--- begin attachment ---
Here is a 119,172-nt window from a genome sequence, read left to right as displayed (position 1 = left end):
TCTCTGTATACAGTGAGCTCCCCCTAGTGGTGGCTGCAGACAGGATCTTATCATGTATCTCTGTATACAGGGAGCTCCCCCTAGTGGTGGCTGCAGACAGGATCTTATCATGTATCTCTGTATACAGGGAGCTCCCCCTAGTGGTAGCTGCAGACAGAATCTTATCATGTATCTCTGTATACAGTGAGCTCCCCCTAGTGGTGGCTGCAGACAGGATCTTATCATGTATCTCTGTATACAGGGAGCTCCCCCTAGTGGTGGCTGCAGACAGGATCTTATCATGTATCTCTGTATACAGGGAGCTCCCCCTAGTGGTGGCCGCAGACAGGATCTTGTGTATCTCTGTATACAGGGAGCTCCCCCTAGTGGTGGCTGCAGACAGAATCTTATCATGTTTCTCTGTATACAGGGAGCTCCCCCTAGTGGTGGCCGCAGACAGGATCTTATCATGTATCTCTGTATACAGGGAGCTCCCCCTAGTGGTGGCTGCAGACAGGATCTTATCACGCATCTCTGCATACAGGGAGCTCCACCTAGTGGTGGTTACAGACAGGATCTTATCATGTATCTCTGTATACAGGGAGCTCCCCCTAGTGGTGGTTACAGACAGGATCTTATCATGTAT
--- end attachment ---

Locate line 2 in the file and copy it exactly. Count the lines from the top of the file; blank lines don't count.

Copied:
TCTCTGTATACAGTGAGCTCCCCCTAGTGGTGGCTGCAGACAGGATCTTATCATGTATCTCTGTATACAGGGAGCTCCCCCTAGTGGTGGCTGCAGACAGGATCTTATCATGTATCTCTGTATACAGGGAGCTCCCCCTAGTGGTAGCTGCAGACAGAATCTTATCATGTATCTCTGTATACAGTGAGCTCCCCCTAGTGGTGGCTGCAGACAGGATCTTATCATGTATCTCTGTATACAGGGAGCTCCCCCTAGTGGTGGCTGCAGACAGGATCTTATCATGTATCTCTGTATACAGGGAGCTCCCCCTAGTGGTGGCCGCAGACAGGATCTTGTGTATCTCTGTATACAGGGAGCTCCCCCTAGTGGTGGCTGCAGACAGAATCTTATCATGTTTCTCTGTATACAGGGAGCTCCCCCTAGTGGTGGCCGCAGACAGGATCTTATCATGTATCTCTGTATACAGGGAGCTCCCCCTAGTGGTGGCTGCAGACAGGATCTTATCACGCATCTCTGCATACAGGGAGCTCCACCTAGTGGTGGTTACAGACAGGATCTTATCATGTATCTCTGTATACAGGGAGCTCCCCCTAGTGGTGGTTACAGACAGGATCTTATCATGTAT